‘Overrepresentation of Minorities’by
Another early hint of trouble brewing in the Texas State Board of Education‘s revision of social studies curriculum standards: attacks on minority contributions to American history and society. And once again Chairman Don McLeroy, R-College Station, is right in the middle of the brouhaha.
McLeroy’s appointee to the social studies writing team (the work group made up teachers and others who prepare the first draft of curriculum standards) is a man named Bill Ames. Mr. Ames claims to be serving on the team merely as a citizen and a taxpayer, but elsewhere he has identified himself as a “textbook reviewer” for Phyllis Schlafly’s far-right Texas Eagle Forum. And he certainly sounded like an Eagle Forum mouthpiece at a public meeting of the board’s Committee on Instruction last month. Mr. Ames complained about “multiculturalism” and what he called an “overrepresentation of minorities” in social studies curriculum standards. Responding to a question from SBOE member Lawrence Allen, D-Houston, about what a “fair representation” of multicultural content would be, Mr. Ames responded:
That, sir, my friend, is why I contend that there is an overrepresentation of minority content. And that’s all TEKS driven. The specific TEKS say ‘the problems of women,’ ‘the problems of immigrants,’ ‘the problems of minorities.’ There is nothing in the current TEKS that talks about celebrating America’s positive successes.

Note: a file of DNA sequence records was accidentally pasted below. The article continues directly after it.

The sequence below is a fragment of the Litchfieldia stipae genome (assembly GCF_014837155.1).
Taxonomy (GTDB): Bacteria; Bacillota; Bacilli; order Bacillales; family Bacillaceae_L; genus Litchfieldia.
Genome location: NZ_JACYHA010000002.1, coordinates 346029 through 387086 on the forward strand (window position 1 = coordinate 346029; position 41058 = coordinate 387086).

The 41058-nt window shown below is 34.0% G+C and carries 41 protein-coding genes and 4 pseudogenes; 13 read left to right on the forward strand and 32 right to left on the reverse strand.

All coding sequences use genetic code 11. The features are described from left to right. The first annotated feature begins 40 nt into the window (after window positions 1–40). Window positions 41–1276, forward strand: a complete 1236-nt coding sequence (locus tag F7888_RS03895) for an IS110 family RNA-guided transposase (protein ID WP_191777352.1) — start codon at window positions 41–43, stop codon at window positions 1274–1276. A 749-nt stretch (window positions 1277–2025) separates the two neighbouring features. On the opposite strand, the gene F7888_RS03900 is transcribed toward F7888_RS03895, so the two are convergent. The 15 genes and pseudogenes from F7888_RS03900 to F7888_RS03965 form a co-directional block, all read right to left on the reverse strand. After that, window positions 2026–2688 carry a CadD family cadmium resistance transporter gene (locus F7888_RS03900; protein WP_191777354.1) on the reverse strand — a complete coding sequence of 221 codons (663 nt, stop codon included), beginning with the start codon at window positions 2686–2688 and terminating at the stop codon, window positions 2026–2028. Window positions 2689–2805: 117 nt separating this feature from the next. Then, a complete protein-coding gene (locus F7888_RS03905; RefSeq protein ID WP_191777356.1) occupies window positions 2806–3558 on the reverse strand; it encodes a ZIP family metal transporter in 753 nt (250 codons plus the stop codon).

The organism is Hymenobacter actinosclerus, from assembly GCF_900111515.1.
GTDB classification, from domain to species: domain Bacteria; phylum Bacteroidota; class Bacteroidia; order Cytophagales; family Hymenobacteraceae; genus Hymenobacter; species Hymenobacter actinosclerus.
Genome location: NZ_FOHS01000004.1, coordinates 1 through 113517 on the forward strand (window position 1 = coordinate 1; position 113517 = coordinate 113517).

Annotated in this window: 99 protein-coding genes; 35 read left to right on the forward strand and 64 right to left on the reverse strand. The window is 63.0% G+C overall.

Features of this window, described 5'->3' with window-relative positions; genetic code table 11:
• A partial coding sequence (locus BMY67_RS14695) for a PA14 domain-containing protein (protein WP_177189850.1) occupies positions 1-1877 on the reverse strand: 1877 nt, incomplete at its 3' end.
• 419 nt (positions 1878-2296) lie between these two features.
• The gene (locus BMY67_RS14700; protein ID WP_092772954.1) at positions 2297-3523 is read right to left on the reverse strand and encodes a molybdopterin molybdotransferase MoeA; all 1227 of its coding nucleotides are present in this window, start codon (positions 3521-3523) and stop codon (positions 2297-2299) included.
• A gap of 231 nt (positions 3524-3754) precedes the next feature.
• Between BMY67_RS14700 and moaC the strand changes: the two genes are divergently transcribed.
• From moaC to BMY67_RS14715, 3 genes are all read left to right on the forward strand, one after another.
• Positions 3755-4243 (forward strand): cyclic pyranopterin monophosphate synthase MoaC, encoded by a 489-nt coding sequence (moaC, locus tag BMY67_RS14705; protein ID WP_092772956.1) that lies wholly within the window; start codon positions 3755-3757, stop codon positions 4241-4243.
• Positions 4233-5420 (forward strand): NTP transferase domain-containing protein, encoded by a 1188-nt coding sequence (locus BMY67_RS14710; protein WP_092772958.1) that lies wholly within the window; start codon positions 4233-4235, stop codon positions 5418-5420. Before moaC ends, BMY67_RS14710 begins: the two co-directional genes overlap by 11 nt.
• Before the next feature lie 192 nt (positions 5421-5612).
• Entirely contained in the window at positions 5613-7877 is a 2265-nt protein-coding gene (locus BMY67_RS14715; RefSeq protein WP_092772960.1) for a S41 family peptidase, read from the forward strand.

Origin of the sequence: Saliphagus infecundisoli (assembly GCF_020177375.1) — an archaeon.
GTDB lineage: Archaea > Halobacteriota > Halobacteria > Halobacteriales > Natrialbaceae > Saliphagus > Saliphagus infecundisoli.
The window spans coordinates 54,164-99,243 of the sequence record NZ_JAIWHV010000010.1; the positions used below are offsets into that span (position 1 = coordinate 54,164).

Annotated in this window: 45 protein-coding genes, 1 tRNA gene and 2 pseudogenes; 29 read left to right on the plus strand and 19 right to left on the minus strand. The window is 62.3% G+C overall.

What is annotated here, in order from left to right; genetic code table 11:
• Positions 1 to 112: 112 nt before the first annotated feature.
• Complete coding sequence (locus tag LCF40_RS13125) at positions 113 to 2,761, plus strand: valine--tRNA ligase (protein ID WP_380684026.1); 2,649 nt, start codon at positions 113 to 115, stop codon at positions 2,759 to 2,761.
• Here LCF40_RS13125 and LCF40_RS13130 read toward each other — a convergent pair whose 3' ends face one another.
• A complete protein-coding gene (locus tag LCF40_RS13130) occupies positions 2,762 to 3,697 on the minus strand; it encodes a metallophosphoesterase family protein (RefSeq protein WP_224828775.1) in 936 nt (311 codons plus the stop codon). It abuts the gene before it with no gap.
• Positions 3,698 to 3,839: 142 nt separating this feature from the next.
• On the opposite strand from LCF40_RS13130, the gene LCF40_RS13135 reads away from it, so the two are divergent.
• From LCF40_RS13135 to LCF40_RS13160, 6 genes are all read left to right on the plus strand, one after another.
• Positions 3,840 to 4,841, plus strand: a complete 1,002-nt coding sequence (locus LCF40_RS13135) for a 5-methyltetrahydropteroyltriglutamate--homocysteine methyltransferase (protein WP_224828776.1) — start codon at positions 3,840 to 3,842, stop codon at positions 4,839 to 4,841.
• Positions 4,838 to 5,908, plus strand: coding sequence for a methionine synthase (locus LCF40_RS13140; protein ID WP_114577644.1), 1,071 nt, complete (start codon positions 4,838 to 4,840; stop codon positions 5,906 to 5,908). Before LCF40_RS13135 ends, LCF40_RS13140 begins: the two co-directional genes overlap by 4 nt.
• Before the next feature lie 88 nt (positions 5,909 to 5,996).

State Board of Education – Committee on Instruction (April 22, 2009)
TEA audio archive, approx. 3:28:55
Mr. Allen, who is African American, responded to this nonsense better than we can (and showed remarkable restraint in doing so):
Whenever you sit in a situation like this and you recognize that you come from an ethnic group that had no representation, and that most of the accomplishments by those of your ethnic group were discarded as if they never even occurred… when you begin to infuse some of the information that comes from the ethnic group that you represent, and then it’s titled as “overrepresentation” — that affects me on a personal basis…That’s why I was trying to see what a fair representation would look like.
During his confirmation hearing before the Senate Nominations Committee hearing last month, Chairman McLeroy warned that the social studies curriculum debate had the potential to be even more contentious than previous curriculum debates. Looks like he’s doing his part to make good on that.